Former Pitt wrestling coach Jason Peters sues Pitt


Jason Peters worked as Pitt’s assistant wrestling coach for 10 years and head wrestling coach for four years before he and three wrestlers were suspended in January 2017. Peters filed a lawsuit against Pitt in federal court Monday alleging a breach of contract and racial discrimination. (TPN file photo)

Former Pitt wrestling coach Jason Peters has filed a federal lawsuit against the University of Pittsburgh for racial discrimination and termination without just cause after he was fired last January.

In the lawsuit, Peters claims Pitt violated his employment contract by firing him “without ‘just cause,’” according to a redacted version of the lawsuit filed Monday. The lawsuit also alleges racial bias, saying Peters, who is black, was “discharged and otherwise discriminated against on the basis of his race.”

A University spokesperson said Pitt does not comment on pending litigation.

Peters was fired from the position of head coach Jan. 19, 2017, amid controversy surrounding an incident which took place during winter break. While the team was competing in a tournament in Evanston, Illinois, local police responded to a call at a hotel from a 22-year-old man. He said one of his two 19-year-old friends had $100 stolen from him, and law enforcement said the suspects were three women whom the men had met on — a now-defunct classified advertisement website popular among sex workers, which federal authorities seized in April as part of a sex trafficking investigation.

Law enforcement never released the identities of the three men, who chose not to pursue charges.

Pitt suspended Peters and three wrestlers on the team Jan. 13, 2017. Administration fired Peters Jan. 19, 2017, releasing a statement on the incident that same day linking Peters’ firing to the winter break incident in Illinois.

“On the morning of January 13, the Pitt Athletic Department became aware of an incident that took place during the wrestling team’s trip to Illinois for a competition on December 29-30,” the statement said. “An investigation was immediately launched and, while the details of that process will remain private, the university was compelled by its findings to make a change in the program’s leadership.”

Peters’ lawyer, John Stember, said that he doesn’t believe that Pitt had just cause to fire Peters.

“He had a contract with Pitt that, like [former Pitt basketball head coach Kevin] Stallings’ [contract], it said you can only be fired for just cause and we don’t think there’s just cause. We don’t think he really did anything wrong,” Stember said.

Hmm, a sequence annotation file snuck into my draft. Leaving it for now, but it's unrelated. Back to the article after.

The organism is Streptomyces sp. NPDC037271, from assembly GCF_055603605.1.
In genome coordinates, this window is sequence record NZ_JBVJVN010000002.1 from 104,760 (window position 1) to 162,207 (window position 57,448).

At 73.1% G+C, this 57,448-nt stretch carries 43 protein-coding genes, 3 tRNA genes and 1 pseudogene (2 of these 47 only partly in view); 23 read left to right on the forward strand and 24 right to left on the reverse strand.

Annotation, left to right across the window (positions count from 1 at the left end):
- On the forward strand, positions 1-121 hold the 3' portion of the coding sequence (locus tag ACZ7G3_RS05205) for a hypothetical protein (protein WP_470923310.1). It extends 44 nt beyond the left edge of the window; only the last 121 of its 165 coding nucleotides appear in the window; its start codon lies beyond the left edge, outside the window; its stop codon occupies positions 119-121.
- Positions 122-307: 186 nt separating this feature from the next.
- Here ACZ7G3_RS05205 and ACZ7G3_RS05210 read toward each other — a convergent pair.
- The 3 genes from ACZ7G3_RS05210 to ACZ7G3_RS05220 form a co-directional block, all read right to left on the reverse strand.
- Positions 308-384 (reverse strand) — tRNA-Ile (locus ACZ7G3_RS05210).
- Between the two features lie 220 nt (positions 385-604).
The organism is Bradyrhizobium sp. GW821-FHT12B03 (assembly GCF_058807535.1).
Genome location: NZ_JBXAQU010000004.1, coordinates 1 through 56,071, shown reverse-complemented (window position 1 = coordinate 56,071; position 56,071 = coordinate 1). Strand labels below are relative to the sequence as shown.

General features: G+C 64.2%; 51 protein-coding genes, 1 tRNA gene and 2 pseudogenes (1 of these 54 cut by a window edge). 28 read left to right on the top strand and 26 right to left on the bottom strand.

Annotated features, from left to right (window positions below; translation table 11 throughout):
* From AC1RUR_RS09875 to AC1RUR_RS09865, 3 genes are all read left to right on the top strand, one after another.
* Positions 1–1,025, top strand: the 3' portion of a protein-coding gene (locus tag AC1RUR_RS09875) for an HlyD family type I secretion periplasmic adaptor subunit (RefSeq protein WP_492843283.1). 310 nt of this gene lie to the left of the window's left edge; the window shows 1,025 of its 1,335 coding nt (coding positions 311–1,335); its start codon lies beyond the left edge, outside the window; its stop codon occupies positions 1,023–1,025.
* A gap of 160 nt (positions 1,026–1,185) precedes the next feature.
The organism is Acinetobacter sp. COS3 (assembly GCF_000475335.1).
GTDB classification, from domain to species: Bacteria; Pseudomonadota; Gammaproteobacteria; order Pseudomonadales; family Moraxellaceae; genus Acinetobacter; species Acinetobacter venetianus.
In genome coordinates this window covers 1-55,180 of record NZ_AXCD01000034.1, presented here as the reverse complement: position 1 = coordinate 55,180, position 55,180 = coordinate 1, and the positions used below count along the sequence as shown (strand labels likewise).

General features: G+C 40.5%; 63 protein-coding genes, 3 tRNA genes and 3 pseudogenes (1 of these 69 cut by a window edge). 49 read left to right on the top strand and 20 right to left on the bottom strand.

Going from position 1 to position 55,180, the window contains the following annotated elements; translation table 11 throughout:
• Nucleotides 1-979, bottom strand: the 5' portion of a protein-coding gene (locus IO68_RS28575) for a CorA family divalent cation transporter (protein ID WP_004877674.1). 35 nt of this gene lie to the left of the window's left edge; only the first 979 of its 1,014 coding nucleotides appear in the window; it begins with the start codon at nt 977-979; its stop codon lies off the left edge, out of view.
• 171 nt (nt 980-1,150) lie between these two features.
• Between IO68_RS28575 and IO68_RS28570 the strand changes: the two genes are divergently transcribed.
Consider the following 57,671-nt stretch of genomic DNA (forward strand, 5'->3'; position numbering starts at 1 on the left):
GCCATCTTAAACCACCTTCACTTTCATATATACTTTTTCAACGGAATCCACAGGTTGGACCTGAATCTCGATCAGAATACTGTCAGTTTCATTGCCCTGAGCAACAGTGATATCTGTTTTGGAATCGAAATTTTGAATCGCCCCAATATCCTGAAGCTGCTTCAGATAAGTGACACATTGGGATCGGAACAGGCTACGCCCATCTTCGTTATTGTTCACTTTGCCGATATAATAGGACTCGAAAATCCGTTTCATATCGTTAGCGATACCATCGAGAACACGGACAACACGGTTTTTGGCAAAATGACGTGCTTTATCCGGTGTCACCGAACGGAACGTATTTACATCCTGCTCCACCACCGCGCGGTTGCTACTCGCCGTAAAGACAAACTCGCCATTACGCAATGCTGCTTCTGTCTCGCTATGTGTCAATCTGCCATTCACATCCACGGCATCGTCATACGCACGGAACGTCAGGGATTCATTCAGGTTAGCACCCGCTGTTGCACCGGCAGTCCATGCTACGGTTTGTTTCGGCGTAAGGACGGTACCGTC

The complaint is heavily redacted because Pitt contends it includes confidential information, according to a supplementary statement regarding the redactions. Peters’ attorneys say he “does not believe there is sufficient … basis to withhold the identified information about the University of Pittsburgh, a public institution, from the public docket.”

In order to bring the case to a court, Peters’ attorneys redacted the supposedly confidential information — but the supplementary statement says Peters will “file an un-redacted on June 15,” unless Pitt obtains a protective order.

Information regarding “The Evanston Holiday Tournament,” as it is referred to in the complaint, is nearly all redacted. The complaint confirms that Peters traveled to Evanston in 2016 for the tournament and that he stayed in a room a floor above the team. The rest of the information regarding the tournament is withheld.

A section following the tournament, called “Post-Tournament Events,” is also heavily redacted. The only non-redacted point in the section says, “from January 5 through January 13, 2017, neither [then-senior associate athletic director Marcus] Bowman nor anyone else from the Athletic Department contacted Peters nor said anything further about events in Evanston.”

It is unclear from the redacted complaint what kind of contact Pitt and Peters had prior to Jan. 5.

The complaint says Bowman had given Peters “assurances,” but later “turned against [him],” in a Jan. 17 meeting in which Bowman allegedly said, “Peters had not ‘properly responded’ in Evanston.” Two days later, Peters received a termination letter which “alleged that Peters ‘intentionally withheld information’ and that Pitt had ‘just cause’ for termination,” according to the complaint.

Peters also alleges racial discrimination in the complaint, which says “Caucasian coaches at Pitt have not faced termination in similar situations …” It goes on to say “Caucasian coaches at Pitt involved in similar situations [redacted] have continued to be paid by the University.” The complaint also provides a redacted alleged instance of a Caucasian Pitt athletics employee who did not face termination in a situation involving “their own alleged misconduct.”

According to the complaint, Pitt “deprived Peters of a hearing and chance to respond” to the allegations against him. The complaint seeks for Pitt to reinstate Peters to his position as head coach or award front pay. It also requests “compensatory damages including … amounts for pain, suffering, embarrassment, [and] humiliation.”

Peters has not taken a job at another university since his firing. He is demanding a jury trial “on all claims so triable,” according to the complaint.